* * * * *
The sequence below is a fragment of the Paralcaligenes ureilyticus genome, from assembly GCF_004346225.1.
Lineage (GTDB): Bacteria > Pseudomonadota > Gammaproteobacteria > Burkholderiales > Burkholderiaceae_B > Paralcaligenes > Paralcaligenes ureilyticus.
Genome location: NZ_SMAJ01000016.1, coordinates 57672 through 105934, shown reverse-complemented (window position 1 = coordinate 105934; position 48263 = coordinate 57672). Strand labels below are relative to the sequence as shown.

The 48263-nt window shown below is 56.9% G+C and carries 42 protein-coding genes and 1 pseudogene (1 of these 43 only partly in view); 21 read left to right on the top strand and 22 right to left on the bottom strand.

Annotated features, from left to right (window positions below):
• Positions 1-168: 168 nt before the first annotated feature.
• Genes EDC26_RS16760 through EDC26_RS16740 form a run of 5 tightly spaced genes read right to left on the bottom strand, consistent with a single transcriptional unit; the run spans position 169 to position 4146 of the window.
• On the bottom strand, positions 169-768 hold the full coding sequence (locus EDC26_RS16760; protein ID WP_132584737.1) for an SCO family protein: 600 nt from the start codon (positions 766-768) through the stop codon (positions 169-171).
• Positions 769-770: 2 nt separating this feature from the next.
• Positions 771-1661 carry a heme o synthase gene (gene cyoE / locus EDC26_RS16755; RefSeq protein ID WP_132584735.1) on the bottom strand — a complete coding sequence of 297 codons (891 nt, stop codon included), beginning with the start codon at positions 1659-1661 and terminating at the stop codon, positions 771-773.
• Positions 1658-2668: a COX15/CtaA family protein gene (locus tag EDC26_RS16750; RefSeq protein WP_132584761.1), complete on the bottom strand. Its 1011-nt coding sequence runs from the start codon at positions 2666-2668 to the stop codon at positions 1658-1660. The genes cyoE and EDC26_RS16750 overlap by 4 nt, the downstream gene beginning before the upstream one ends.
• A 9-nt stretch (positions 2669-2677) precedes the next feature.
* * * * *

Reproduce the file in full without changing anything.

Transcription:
The sequence below is a fragment of the Paralcaligenes ureilyticus genome, from assembly GCF_004346225.1.
Lineage (GTDB): Bacteria > Pseudomonadota > Gammaproteobacteria > Burkholderiales > Burkholderiaceae_B > Paralcaligenes > Paralcaligenes ureilyticus.
Genome location: NZ_SMAJ01000016.1, coordinates 57672 through 105934, shown reverse-complemented (window position 1 = coordinate 105934; position 48263 = coordinate 57672). Strand labels below are relative to the sequence as shown.

The 48263-nt window shown below is 56.9% G+C and carries 42 protein-coding genes and 1 pseudogene (1 of these 43 only partly in view); 21 read left to right on the top strand and 22 right to left on the bottom strand.

Annotated features, from left to right (window positions below):
• Positions 1-168: 168 nt before the first annotated feature.
• Genes EDC26_RS16760 through EDC26_RS16740 form a run of 5 tightly spaced genes read right to left on the bottom strand, consistent with a single transcriptional unit; the run spans position 169 to position 4146 of the window.
• On the bottom strand, positions 169-768 hold the full coding sequence (locus EDC26_RS16760; protein ID WP_132584737.1) for an SCO family protein: 600 nt from the start codon (positions 766-768) through the stop codon (positions 169-171).
• Positions 769-770: 2 nt separating this feature from the next.
• Positions 771-1661 carry a heme o synthase gene (gene cyoE / locus EDC26_RS16755; RefSeq protein ID WP_132584735.1) on the bottom strand — a complete coding sequence of 297 codons (891 nt, stop codon included), beginning with the start codon at positions 1659-1661 and terminating at the stop codon, positions 771-773.
• Positions 1658-2668: a COX15/CtaA family protein gene (locus tag EDC26_RS16750; RefSeq protein WP_132584761.1), complete on the bottom strand. Its 1011-nt coding sequence runs from the start codon at positions 2666-2668 to the stop codon at positions 1658-1660. The genes cyoE and EDC26_RS16750 overlap by 4 nt, the downstream gene beginning before the upstream one ends.
• A 9-nt stretch (positions 2669-2677) precedes the next feature.